Updated: Jun 23, 2021
Easy as EE (then fill in the blanks) you can follow the music of add your own. This piece focuses on E, F and G in the third and fifth octaves.
The learning objective sets the reasons for learning this piece. It does not cover all reasons, only the most important ones.
To play in 2 beats per bar.
To count the beat while playing
To play E5, F5, G5
To play C3, G3
Complete Practice Method
Read the letter names out loud.
Read the music and say out loud the finger numbers you would expect to use.
Using the flash cards from the PDF provided lay out the letter names in order on the table or floor. Print the pages as many times as required to have the correct number of notes.
Using the rhythm cards from the PDF provided lay out the rhythm for each bar and clap or play using a percussion instrument. A tambourine would be a good option for this.
Sit at the piano or keyboard. (Link: Explanation video)
Play the piece saying the finger numbers out loud.
Play the piece saying the letter names out loud.
Play complete focusing on each note as it sounds.
Use the following audio file to practice playing each hand while the other is played by the audio.
Right Hand Track
This is the right hand part.
Play along with the right hand to ensure you can play it in time.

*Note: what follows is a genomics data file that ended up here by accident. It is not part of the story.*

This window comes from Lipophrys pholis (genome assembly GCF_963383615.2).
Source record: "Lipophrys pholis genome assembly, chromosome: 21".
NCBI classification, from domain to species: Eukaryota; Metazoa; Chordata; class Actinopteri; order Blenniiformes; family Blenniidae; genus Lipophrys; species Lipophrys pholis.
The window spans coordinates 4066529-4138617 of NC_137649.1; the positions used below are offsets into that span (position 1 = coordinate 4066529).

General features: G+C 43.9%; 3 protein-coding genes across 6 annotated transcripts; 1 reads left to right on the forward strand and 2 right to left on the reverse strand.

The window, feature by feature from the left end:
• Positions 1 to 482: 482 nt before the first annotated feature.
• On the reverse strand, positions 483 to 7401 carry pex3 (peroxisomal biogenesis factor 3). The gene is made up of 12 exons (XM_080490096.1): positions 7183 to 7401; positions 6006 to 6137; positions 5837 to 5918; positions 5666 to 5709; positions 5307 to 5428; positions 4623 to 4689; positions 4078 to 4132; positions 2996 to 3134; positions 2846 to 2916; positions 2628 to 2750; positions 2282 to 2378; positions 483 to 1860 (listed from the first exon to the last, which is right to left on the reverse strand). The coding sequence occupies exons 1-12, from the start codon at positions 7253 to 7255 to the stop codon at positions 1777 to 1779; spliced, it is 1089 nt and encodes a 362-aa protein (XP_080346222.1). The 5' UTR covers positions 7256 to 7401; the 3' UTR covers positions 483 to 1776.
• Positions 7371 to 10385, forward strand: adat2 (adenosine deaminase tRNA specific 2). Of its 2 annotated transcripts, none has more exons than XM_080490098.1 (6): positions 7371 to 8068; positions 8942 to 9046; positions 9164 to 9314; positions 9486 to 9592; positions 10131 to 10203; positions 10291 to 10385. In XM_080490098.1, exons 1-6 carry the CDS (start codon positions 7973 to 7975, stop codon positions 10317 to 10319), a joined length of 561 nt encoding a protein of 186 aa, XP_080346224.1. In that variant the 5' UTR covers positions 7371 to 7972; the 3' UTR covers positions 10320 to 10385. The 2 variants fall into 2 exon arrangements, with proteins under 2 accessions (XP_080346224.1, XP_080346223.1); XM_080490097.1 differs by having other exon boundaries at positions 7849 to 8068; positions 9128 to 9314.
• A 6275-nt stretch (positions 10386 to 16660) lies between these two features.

Play along with the left hand to understand how it feels hands together.
Left Hand Track
This is the left hand part.
Play along with the left hand to ensure you can play it in time.
Play along with the right hand to understand how it feels hands together
Notes from the Lesson
Picture 1. Bass Clef Notes
Can you name all the notes?
By the time a student completes this piece all the notes have been covered at least once. I now present the five bass note flash cards.
Can you name them?
Turn the cards over when you can.
Picture 2. Treble Clef Notes
When the card is correct turn it over to check the letter name and registration number.
C5 and D5 have been named already.
Can you name the other three?
Picture 3. Note Values
When looking at flash cards its easy to focus on just the notes but the rhythm values are equally as important.
Can you put these notes in order?
Start with the longest then becoming shorter ending with the shortest note. Do you know the note names?